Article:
Jupiter and its four Moons



    Yes, Prahlada was aloud to take birth. Then the devas could kill him. But again we are talking very exhaulted personallities making the discision to kill. Not common men.



    No, the devas thought it is another demon, they did not know that Prahlada Maharaja is in the womb. Only when Narada Muni told them it is a Vaishnava about to take birth, they agreed to not kill the newborn baby. In other words, the devas draw the conclusion that the child is a demon from the fact that his father is a demon. Because the devas were right, Narada Muni went there and told them, in this particular case, to not kill the child.

  9. A Fable


    nuremberg-chronicles-danceofdeath.jpg?w=500&h=425<!--[if gte mso 9]> Normal 0 false false false MicrosoftInternetExplorer4 <![endif]--><!--[if gte mso 9]> <![endif]-->

    January 27, 2009


    News reaches the world that the troubled inhabitants of Lokastan have begun to perish in steadily increasing numbers from a contagion. The disease organism is reportedly so virulent that all exposed fall ill and nearly all the ill die.

    By rare good fortune, researchers quickly hit upon a cure. This compound, taken regularly, also promises to render the uninfected immune. Soon, brave rescue workers enter Lokastan in force to treat as many as possible as quickly as possible.

    High hopes for a prompt end to the plague are swiftly dashed. The disease turns out to have an unusual feature that trumps all favorable factors.

    The organism begins its systematic destruction of the body almost immediately upon infection. At the same time, passing unchecked through the blood-brain barrier, it takes possession of the mind of the afflicted. The victims, now mortally ill, develop a delusional mentality: They become convinced that their disease is nature’s own remedy for all that troubles body, mind, and spirit.

    (Pathogens that manipulate the mind of hosts are known to the researchers. They think of Toxoplasma gondii, the parasite that alters the brains of rodents so that they are attracted to—rather than repelled by—the cats that eat them.)

    In the infected brains of the Lokastanis, a remarkably altered chemistry masks their disintegration with a sense of profound well-being. In this way the very agent of their destruction makes the victims certain that they are becoming, for the first time, deeply sound and healthy. They come to cherish the pathogen itself, for they are sure it transmutes them to an unprecedented level of well-being. To the doomed, their future is bright.

    In their delusion, they deliberately—even systematically—infect others.

    For this reason, their rescuers are greeted with hostility and suspicion. In rare moments of lucidity, the afflicted may believe the truth their deliverers reveal to them, but such moments are short lived. For the most part, the healers find themselves locked in a contest—even combat—with those who most need their help.

    In the end stage of the disease, the afflicted often return to a terminal lucidity. The reason for this cruel disenchantment is in dispute. Some researchers argue it takes place simply because sheer reality overwhelms delusion; others believe that the pathogen itself efficiently cuts off production of the masking agents. And in many cases delusion goes on increasing until the end.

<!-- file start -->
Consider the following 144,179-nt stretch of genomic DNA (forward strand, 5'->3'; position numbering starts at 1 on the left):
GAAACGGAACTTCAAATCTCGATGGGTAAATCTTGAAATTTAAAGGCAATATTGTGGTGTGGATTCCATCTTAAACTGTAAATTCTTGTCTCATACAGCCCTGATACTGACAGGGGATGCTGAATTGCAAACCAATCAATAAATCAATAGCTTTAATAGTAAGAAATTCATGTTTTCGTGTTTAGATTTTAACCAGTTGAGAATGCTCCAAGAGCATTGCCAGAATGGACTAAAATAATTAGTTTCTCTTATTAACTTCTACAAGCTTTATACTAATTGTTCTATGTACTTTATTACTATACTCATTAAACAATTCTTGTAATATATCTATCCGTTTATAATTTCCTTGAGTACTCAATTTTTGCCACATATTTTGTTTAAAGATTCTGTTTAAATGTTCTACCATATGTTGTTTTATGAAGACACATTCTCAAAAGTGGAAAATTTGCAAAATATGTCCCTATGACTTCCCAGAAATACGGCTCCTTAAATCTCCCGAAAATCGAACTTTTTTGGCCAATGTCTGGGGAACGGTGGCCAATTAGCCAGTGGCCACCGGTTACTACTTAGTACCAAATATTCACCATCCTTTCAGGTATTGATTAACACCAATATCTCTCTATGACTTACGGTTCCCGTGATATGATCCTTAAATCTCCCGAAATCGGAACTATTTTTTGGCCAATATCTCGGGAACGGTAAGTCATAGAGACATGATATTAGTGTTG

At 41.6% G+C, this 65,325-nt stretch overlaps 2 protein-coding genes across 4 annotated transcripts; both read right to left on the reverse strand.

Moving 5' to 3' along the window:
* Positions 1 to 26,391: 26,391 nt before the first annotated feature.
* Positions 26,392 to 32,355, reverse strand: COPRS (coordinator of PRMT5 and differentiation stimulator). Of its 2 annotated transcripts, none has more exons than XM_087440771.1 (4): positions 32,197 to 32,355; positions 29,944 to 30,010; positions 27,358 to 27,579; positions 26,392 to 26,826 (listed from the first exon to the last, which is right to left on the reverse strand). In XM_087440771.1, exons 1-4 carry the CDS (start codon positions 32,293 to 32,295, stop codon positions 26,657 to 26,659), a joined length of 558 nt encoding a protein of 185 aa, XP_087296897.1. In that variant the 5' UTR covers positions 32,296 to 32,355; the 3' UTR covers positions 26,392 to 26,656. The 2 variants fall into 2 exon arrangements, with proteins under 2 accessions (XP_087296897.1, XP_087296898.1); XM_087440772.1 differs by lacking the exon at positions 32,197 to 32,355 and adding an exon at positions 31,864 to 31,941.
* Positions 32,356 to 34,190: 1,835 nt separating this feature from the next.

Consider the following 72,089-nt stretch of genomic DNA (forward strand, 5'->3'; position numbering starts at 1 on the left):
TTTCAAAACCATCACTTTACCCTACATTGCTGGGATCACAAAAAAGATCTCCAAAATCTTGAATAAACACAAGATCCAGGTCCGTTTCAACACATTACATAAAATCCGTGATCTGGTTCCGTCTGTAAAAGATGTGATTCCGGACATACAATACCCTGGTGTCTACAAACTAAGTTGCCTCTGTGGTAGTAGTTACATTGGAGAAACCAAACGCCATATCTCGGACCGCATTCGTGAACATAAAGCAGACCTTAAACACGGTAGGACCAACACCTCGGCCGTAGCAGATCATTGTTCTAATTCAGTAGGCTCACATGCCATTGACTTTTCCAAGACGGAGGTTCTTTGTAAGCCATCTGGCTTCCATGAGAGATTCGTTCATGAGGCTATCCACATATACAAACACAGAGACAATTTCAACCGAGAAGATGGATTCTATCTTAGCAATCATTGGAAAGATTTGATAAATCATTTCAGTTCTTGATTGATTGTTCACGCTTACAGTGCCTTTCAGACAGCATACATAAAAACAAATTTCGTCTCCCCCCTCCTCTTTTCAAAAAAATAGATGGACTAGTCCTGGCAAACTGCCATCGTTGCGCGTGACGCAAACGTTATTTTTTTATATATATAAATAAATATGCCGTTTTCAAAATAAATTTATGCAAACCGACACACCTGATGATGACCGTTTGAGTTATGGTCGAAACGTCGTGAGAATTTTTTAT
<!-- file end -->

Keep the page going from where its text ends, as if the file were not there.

The medical workers and researchers work hard at developing ways of dispelling the delusions of the afflicted, but it has proven to be slow and difficult work.

    The cure must be taken in graduated doses over a period of time, and those under treatment are for some time susceptible to relapse.

    It remains an arduous touch-and-go effort.


    Good points, Krsna! your so patient. I'm looking for a stick!!! LOL.



    When the devas captured Hiranyakasipu's wife, they decided to keep her imprisoned and wait till the child is born and then kill him. This decision by the devas is surely in full accordance with Manu-samhita and vedic knowledge.

    Narada Muni would have never told the devas to not kill the child when the child would have been a similar demon like his father Hiranyakasipu.



    King Indra said: In the womb of this woman, the wife of the demon Hiraṇyakasipu, is the seed of that great demon. Therefore, let her remain in our custody until her child is delivered, and then we shall release her.



    Indra, the King of heaven, decided to arrest Prahlada Maharaja’s mother because he thought that another demon, another Hiraṇyakasipu, was within her womb. The best course, he thought, was to kill the child when the child was born, and then the woman could be released.


    SB 7.7.10

  11. Even some of the little peons inside of ISKCON are appalled at Hrdayananda's idiocy. This is good: "the king has no clothes," and its increasingly apparent even to the littlest peanut sized pin-heads in ISKCON. All this just after Hrdayananda made some obnoxious comments about Srila Prabhupada's purports which created a previous manure storm, and his previous letter to galva devotees which created another manure storm etc.

  12. Letter From Hridayananda Maharaja

    by Hridayananda das Goswami

    Posted February 6, 2009 [via facebook]

    Dear Devotees,

    Jaya Srila Prabhupada. A letter of blessings that I sent to a gay couple has caused an extraordinary amount of controversy, and so I am writing here to clarify my understanding of this issue, and the intention of my letter.

    In the Bhagavad-gita 17.15, Lord Krishna states that "Austerity of speech consists in speaking words that are truthful, pleasing, beneficial, and not agitating to others..."

    I have clearly failed to some extent in this duty as prescribed by Lord Krishna, given the bitter and insulting nature of some responses. I sincerely apologize to the devotees for this evident failure.